Re: [Amel Yacht Owners] Re: Rusted Ball of Chain in the Chain Locker
Danny and Yvonne SIMMS
toggle quoted message Show quoted text
Well done Rusty
Sent: Wednesday, 9 April 2014 6:36 AM
Subject: [Amel Yacht Owners] Re: Rusted Ball of Chain in the Chain Locker
Here's some follow up on my ball of rusted chain...
I talked to two more companies who discouraged me from doing the EDTA treatment, Derick. They both said it might work if I could completely cover the chain and let it stand for a day or two...or more. The cost of that seemed prohibitive.
I went back to the boat this weekend and used a pneumatic powered needle gun which got the rust off the top layer of chain, but didn't do much for underlying layers. Fortunately the boat is immediately adjacent to the yard's big air compressor, which they let me use. I doubt that the electric rotary hammers with hammer function only (no rotary action) would be powerful enough or last long enough to do this job. I then switched to a pneumatic chisel ($20 at Home Depot!), which concentrated the power much more efficiently. The pointed chisel only found it's way between links and got stuck frequently, but the 5/8" wide flat chisel seemed just about right. Two of us alternated between squeezing an arm and head into the chain locker or working on the deck where we kept tension on the chain with an extra halyard and the chain snubber hook. I stuck the hose from my shop vac into the hawsepipe alogside the chain to get some air circulating through the locker...that worked well in getting the fumes down to a minimum. A few times we had to bring another line down the hawsepipe and put it through a link on a loop of chain that had fallen over the part going out through the pipe and further trapped it at the bottom of the ball. We were then able to get tension on that part of the chain which made it possible to loosen it with the chisel. After 9 hours we were able to extract about 40 ft of the stuck chain out through the hawsepipe. That included two trips to Home Depot for different chisels and a broken spring. Much of what is left now is in smaller balls of rusty chain that will have to be broken up to get them out through the pipe, but it should be easier than what we did this weekend.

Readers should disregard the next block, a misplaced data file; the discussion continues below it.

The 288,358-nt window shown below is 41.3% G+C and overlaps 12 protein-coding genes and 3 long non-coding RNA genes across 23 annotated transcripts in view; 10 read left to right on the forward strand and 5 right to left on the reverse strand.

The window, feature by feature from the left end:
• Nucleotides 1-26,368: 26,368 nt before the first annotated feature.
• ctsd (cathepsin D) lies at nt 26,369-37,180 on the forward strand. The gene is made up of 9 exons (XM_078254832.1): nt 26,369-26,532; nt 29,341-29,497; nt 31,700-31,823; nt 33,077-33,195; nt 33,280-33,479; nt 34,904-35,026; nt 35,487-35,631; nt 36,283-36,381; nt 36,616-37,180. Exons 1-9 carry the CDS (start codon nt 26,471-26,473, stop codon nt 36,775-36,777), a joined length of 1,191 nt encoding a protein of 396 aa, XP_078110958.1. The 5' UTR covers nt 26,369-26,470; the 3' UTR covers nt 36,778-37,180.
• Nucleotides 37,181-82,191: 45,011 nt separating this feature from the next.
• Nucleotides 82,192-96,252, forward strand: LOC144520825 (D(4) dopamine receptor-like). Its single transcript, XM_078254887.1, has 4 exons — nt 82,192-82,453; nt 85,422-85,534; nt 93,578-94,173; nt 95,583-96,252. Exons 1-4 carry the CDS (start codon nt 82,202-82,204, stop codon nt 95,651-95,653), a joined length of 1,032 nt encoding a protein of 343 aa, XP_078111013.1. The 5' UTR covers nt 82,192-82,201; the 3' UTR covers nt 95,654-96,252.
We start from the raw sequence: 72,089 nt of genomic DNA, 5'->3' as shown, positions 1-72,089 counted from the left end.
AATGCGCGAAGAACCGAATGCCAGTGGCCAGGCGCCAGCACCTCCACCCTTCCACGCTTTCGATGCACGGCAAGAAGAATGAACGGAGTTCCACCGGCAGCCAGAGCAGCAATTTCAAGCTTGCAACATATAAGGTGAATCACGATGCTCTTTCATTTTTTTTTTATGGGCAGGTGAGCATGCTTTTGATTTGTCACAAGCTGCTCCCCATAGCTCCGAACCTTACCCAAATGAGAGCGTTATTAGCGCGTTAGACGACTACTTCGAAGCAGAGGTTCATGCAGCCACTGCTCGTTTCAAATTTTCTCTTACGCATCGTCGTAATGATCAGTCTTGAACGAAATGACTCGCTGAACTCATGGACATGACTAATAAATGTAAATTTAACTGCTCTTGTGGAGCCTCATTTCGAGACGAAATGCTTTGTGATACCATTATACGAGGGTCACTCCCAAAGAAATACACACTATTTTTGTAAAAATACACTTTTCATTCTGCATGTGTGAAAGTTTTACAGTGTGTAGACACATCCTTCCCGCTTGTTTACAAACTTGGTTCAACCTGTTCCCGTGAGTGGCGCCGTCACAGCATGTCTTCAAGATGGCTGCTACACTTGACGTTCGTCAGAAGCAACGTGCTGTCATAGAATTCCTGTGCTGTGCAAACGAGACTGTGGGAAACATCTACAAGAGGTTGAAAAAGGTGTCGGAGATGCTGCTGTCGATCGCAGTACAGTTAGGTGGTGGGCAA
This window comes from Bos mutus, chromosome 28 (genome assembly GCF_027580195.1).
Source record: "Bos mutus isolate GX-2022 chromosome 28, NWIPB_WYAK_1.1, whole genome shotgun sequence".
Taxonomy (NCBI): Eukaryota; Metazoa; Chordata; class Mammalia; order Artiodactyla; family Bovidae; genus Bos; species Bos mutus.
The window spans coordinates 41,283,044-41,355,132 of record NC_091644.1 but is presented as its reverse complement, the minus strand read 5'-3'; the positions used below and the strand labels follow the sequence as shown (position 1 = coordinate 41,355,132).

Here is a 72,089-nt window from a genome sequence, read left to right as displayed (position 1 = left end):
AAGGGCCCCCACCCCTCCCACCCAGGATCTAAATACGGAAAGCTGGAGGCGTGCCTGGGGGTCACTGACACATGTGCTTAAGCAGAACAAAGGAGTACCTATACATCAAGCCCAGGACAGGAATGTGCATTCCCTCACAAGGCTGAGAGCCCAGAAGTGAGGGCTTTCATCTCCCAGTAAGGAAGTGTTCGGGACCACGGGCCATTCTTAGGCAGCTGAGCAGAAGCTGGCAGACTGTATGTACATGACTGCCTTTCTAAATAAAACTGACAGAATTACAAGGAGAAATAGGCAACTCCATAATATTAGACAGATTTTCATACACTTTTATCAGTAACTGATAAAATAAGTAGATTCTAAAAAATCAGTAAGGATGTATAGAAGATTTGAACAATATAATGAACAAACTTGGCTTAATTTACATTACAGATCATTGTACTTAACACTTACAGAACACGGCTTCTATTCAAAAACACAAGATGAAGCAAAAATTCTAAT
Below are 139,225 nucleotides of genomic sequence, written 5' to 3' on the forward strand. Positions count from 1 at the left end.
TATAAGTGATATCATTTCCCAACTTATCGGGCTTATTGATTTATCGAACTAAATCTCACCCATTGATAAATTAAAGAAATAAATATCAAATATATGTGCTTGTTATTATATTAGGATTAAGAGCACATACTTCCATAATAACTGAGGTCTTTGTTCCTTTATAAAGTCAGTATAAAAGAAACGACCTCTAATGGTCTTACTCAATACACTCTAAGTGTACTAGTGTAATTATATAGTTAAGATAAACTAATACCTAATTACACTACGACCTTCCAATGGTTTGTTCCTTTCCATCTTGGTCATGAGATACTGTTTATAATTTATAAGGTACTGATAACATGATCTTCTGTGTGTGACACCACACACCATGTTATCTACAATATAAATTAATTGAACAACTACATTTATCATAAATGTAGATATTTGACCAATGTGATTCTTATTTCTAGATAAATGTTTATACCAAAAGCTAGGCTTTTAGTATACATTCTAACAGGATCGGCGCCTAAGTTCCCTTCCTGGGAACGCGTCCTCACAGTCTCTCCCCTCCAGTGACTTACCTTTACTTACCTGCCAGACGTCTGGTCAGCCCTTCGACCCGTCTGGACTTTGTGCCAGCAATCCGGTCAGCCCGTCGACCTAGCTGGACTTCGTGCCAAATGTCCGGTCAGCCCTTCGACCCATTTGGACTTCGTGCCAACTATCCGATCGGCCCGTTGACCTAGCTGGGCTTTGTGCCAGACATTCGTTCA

We are both pretty bruised up from laying across the two cabinet openings that access the locker, in spite of 4 layers of a firm rubber matting between our ribs and the wood. I will fashion some kind of wooden plank to lay on next time. You will need ear protection while using the pneumatic chisel.
I've already vacuumed about 25 lbs of rust chips from the locker and there will be at least another 25 lbs to clean out when we're finished.
I'm not sure how much good the PB Blaster did, but I sprayed another can on the chain before I left in hopes it will loosen it some more before I go back to get the last 50 ft or so out.
If there's anything different to tell by the time I get it all out, I'll let you know.
An ounce of prevention is worth a pound of cure...when it's time to turn your chain end-to-end, it's time to get it regalvanized. Make sure your chain locker is draining properly. Rinse with fresh water when ever you can. Let the whole chain out at least once a year and have a look at it.
Kent (call me "Rusty")
SM243 Kristy Tiger Point Boat Yard Fernandina Beach FL